Key polynomials (in \(n\) variables) were introduced by Demazure for all Weyl groups and were studied combinatorially in type \(A\) by Lascoux and Schützenberger. In type \(A\) they are a linear basis for the ring \(\Z[x_1, x_2, \ldots,x_n]\) which contain the linear basis of Schur polynomials for the subring of symmetric polynomials under the action of the symmetric group, and, in type \(C\), for the ring of Laurent polynomials in the variables \((x_1,\ldots,x_n)\) which contain the linear basis of symplectic Schur polynomials for the subring of symmetric Laurent polynomials under the action of the hyperoctahedral group. In type \(A\), Lascoux and Schützenberger produced a crystal graph indexed by Young tableaux to describe a key polynomial and have characterized the tableaux indexing the vectors of the corresponding Demazure crystal.

A key polynomial of type \(C\) may also be described by a subset of a crystal graph of type \(C\) indexed by sympletic tableaux in the sense of De Concini or Kashiwara and Nakashima. This crystal structure is obtained by means of the crystal operations in type \(C\) to give a combinatorial interpretation of a Demazure operator of type \(C\). This is a joint work with Ricardo Mamede.

Inês Legatheaux Martins (CELC - Universidade de Lisboa, Portugal)

A meeting point between matroid and representation theory


In this talk, we introduce a matroid invariant known as the rank partition which was defined by J. A. Dias da Silva in 1990. For matroids realizable over the complex numbers, following recent work of A. Berget, we explain how this concept relates matroid theory to the representation theory of the complex general linear group \({\GL}_m(\C)\).

In addition, we present an elegant duality, usually referred to as Schur-Weyl duality, between the representations of \({\GL}_m(\C)\) and those of an algebraic structure called the rook monoid.

The rook monoid is an extension of the symmetric group and thus its representation theory provides a natural context to generalize concepts such as symmetry classes of tensors and symmetrized tensors. We present such generalizations and how they may be applied to obtain new results in matroid theory involving the rank partition.


Mahdi Amani (Università di Pisa, Italy | University of Tehran, Iran)

A new encoding for Generation, Ranking and Unranking of \((k,l)\)-trees and \((k,l)\)-Catalan numbers


Let \(T\) be a tree with root \(r\). For each vertex \(v\) of \(T\), we say that \(v\) is on level \(j\) if the unique path from \(v\) to \(r\) is of length \(j\), and the root is said to be on the level \(0\). We can then define \((k,m)\)-ary tree of order \(n\) as follows: For \(k,m\ge 1\) and \(n\ge 0\), a \((k,m)\)-ary tree of order \(n\) is a tree that:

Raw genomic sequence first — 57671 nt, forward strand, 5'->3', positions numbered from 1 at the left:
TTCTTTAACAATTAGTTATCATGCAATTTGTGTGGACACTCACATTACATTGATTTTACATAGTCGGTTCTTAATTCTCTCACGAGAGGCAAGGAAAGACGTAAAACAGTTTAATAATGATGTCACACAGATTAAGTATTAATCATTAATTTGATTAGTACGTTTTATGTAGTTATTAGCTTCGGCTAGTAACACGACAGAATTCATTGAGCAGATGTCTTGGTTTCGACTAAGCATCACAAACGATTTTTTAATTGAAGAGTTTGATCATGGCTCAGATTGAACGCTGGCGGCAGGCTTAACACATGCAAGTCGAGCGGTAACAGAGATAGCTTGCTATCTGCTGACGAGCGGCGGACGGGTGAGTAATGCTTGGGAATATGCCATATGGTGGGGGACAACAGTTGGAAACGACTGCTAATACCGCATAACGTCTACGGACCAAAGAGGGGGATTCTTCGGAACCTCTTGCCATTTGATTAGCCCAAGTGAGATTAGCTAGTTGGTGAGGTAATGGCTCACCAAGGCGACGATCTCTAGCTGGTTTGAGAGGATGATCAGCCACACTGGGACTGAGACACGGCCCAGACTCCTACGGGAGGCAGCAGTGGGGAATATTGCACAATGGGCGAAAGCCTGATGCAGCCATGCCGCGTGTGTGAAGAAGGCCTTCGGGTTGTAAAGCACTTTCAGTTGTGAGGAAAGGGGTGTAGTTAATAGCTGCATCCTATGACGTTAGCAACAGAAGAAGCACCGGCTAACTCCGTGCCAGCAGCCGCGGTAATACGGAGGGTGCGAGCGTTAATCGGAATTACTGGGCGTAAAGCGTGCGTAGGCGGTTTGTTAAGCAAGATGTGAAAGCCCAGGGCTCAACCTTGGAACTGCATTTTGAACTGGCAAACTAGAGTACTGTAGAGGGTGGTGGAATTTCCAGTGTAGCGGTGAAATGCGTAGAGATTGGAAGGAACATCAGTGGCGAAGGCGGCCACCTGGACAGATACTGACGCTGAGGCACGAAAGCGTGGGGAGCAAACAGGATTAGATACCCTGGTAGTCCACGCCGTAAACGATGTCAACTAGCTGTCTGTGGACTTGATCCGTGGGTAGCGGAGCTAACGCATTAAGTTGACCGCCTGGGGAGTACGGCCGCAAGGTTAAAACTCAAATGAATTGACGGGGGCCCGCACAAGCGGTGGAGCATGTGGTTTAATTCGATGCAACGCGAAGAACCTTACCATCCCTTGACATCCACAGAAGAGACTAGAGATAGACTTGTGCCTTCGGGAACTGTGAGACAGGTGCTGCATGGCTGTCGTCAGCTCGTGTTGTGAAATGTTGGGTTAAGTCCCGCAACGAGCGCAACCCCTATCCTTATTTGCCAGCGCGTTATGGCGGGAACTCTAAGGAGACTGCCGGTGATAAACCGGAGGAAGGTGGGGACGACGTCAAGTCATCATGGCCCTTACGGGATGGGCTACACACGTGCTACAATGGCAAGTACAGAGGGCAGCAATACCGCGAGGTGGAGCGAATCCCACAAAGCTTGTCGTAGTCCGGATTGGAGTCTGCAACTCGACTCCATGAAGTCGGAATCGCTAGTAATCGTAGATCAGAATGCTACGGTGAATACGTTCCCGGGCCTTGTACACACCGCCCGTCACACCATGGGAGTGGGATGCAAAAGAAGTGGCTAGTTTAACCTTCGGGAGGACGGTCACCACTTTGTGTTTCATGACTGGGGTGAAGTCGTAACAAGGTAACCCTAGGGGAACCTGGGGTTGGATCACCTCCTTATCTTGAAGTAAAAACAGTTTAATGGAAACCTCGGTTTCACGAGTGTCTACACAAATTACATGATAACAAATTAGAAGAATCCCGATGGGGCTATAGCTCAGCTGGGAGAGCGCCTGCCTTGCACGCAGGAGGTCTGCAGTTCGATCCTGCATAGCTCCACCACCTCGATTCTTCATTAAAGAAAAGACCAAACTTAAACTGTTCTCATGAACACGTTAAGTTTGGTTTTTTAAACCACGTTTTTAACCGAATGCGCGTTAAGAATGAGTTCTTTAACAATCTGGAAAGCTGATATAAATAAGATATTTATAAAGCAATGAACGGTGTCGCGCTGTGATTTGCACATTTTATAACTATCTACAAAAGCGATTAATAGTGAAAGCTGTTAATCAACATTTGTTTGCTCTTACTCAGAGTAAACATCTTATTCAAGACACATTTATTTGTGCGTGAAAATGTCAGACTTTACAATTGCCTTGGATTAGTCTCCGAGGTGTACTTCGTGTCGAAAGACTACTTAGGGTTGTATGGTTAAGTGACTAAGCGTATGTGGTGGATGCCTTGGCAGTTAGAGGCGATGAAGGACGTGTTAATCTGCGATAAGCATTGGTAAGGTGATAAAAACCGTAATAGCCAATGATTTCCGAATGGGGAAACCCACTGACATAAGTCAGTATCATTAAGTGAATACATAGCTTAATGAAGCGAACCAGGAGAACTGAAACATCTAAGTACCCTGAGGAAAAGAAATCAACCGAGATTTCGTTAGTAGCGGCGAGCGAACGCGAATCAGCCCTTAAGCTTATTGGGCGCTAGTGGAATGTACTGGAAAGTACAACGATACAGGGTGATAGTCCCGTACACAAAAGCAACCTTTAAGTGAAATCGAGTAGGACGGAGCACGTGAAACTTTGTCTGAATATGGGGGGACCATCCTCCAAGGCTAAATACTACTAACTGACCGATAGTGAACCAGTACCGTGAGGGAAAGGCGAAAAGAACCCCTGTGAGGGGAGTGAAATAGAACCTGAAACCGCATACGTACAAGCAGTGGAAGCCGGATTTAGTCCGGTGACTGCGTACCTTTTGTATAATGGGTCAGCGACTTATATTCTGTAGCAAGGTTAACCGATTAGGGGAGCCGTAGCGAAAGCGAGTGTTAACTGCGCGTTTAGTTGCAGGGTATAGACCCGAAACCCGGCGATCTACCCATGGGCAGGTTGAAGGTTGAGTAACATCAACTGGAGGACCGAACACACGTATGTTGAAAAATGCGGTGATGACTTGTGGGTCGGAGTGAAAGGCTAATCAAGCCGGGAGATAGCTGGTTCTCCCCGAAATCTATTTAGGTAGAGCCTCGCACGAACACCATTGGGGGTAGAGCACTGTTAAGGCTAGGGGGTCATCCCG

a) All vertices on even levels have degree \(k\), and
b) All vertices on odd levels have degree \(m\) or \(0\), and there are exactly \(n\) vertices of degree \(m\) [1].
We use \(T_{k,m}(n)\) to denote the set of \((k,m)\)-ary trees of order \(n\). A \((k,m)\)-ary tree, which is also called a \((k,m)\)-Catalan number is a generalization of \(k\)-ary tree [1].

The problem of generation is to propose a linear ordering among the studied trees or using an available one, in order to generate the trees with respect to this ordering. Two such natural orderings are the \(A\)-order and the \(B\)-order [2]. The problem of ranking consists of determining the order number of a given tree and conversely unranking means constructing the tree of a given rank [2].

Generation, ranking and unranking of different classes of trees were studied earlier in the literature, but there is no generation, ranking and unranking algorithms for \(T_{k,m}(n)\). In this work, we use Zaks encoding presented in [3] for representing the \(T_{k,m}(n)\) trees. We use this encoding for generating \(T_{k,m}(n)\) trees in \(A\)-order. Generating algorithm has constant average time and \(O(n)\) time complexity in the worst case. Also, new ranking and unranking algorithms are presented in time complexity of \(O(n)\) and \(O(n \log n)\),respectively.

Henrique Cruz (CELC - Universidade da Beira Interior, Portugal)

On algorithms for constructing \((0,1)\)-matrices with prescribed row and column sum vectors


Given partitions \(R\) and \(S\) with the same weight and \(S\preceq R^*\) let \({\cal A}(R,S)\) be the class of the \((0,1)\)-matrices with row sum \(R\) and column sum \(S\). These matrices play an active role in modern mathematics and the applications extend from their natural context (Matrix Theory, Combinatorics or Graph Theory) to many other areas of knowledge. The Robinson-Schensted-Knuth correspondence establishes a bijection between the class \({\cal A}(R,S)\) and pairs of Young tableaux with conjugate shape \(\lambda\) and \(\lambda^*\) with \(S\preceq \lambda\preceq R^*\). We give a canonical construction for matrices in \({\cal A}(R,S)\) whose insertion tableau has a prescribed shape (\lambda\), with \(S\preceq \lambda\preceq R^*\). This algorithm generalizes some recent constructions due to R. Brualdi for the extremal cases \(\lambda =S\) and \(\lambda =R^*\).